An Open Letter to My Blog Readers

How many times have you seen a business or organization write “an open letter?”  For instance, Starbucks might write an open letter to coffee drinkers, explaining why the “holiday” cups don’t have a Christmas-ey theme.  The letter ends with an appeal to the coffee connoisseur, reminding them Starbucks coffee is delicious even if it’s overtly political.

Or it might be something more innocuous; an open letter to a celebrity for a perceived wrong or gaffe.

Everyone is in the open letter writing business these days.  That’s the essence of the internet; big electronic clouds of open letters.

(Pause here, compose myself, and step away from a screed.)

Dear Blog Readers,

Please accept my apologies for the boring content of my blog these past weeks and months.  As I look over the content I’ve produced, I’m mostly dissatisfied.  In the allotted time, I’ve been doing more research and less writing.  The research is for a series of freelance articles in the local paper.  It’s time-consuming, it doesn’t pay very well, and yet it’s important to get the words exactly right.

Oddly enough, there was an article in the paper about a local historian.  The article’s author stated the historian found much of her information in that same paper.  Interspersed between the historian’s quotes was this sentence:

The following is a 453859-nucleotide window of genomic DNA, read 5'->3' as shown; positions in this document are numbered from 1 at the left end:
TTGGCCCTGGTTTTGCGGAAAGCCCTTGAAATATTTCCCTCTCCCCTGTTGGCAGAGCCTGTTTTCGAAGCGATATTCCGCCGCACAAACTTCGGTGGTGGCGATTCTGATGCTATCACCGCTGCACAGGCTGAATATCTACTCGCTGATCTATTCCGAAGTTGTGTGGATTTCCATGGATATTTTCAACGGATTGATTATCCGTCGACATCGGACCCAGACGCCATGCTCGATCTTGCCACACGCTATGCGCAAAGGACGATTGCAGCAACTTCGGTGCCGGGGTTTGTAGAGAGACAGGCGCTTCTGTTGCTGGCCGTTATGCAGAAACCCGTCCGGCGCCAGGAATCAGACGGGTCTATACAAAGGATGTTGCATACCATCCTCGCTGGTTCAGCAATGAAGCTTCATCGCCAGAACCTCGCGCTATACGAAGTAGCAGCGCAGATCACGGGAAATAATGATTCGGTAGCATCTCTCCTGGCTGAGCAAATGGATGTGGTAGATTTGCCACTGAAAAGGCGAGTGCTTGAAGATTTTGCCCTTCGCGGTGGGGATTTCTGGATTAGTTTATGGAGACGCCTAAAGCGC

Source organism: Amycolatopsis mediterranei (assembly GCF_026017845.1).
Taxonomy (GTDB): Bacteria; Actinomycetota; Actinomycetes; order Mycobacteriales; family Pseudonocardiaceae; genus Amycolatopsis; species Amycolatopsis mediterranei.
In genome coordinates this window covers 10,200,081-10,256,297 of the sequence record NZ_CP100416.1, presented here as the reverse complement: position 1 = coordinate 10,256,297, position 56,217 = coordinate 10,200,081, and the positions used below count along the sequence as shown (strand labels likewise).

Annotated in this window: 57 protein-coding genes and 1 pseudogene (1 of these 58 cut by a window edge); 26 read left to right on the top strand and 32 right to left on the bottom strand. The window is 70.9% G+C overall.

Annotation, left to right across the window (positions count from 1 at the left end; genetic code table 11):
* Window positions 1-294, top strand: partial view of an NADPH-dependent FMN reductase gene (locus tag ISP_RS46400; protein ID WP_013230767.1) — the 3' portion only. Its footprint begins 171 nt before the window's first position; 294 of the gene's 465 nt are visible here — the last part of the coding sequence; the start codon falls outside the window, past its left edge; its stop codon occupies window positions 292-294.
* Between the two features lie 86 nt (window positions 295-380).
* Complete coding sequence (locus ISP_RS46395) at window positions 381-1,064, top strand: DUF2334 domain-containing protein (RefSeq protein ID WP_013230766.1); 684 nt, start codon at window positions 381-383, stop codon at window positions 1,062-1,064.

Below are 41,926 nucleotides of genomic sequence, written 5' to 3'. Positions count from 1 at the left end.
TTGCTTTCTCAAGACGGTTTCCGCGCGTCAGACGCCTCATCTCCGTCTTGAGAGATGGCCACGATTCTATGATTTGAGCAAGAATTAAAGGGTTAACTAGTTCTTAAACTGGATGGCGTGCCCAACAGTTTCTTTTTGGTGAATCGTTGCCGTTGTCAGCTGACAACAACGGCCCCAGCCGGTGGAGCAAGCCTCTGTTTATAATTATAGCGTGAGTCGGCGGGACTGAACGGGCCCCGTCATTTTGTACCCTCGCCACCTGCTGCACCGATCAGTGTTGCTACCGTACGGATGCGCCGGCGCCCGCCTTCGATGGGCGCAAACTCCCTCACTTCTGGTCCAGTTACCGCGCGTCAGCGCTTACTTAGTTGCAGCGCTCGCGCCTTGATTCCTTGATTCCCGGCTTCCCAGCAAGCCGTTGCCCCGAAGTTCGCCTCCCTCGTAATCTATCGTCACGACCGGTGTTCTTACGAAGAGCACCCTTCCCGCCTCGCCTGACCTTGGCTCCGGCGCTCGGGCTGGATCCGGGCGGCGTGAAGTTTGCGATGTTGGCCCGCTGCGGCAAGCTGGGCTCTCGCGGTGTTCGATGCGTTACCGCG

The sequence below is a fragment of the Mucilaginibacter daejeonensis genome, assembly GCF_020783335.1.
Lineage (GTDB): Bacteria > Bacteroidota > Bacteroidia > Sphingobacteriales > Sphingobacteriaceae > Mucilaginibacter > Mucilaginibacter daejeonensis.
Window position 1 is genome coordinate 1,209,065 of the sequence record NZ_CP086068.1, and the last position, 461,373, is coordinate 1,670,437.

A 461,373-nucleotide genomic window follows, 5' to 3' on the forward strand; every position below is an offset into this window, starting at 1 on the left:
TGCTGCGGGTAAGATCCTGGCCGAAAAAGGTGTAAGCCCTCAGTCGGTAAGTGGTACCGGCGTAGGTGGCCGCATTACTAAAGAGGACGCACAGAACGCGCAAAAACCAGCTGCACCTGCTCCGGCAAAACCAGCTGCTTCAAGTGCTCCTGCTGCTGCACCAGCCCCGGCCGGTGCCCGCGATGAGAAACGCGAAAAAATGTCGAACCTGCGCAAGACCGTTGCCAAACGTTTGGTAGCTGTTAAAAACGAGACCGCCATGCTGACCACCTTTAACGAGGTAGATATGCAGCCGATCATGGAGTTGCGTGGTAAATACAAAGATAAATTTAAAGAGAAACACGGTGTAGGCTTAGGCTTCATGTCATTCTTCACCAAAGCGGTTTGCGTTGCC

“All of the papers from 1866 to the 1930’s are archived on Google newspapers.”

I don’t think that’s true.  When I look at Google newspapers for January, 1920, I see there are 9 days where there are “no editions available.”  It’s the same thing for The Lewiston Daily Sun in the same time period.  A more accurate sentence would be:

“Many of the papers from 1866 to the 1930’s are archived on Google newspapers.”

But let’s not get too hung on some the difference between “all” and “many.”  That’s a different blog post for a different day.

The fact of the matter is Google newspapers can be very helpful…until they’re not.  It’s at that point in time when a diligent researcher will need to leave the virtual shelter and venture forth into the world of real people, places, and things.

an-open-letterThat’s a page of the wedding directory for a church in Lewiston.  I visited the Maine Franco-American Genealogical Society in Auburn for two hours, doing research.  It’s time consuming and not immediately gratifying.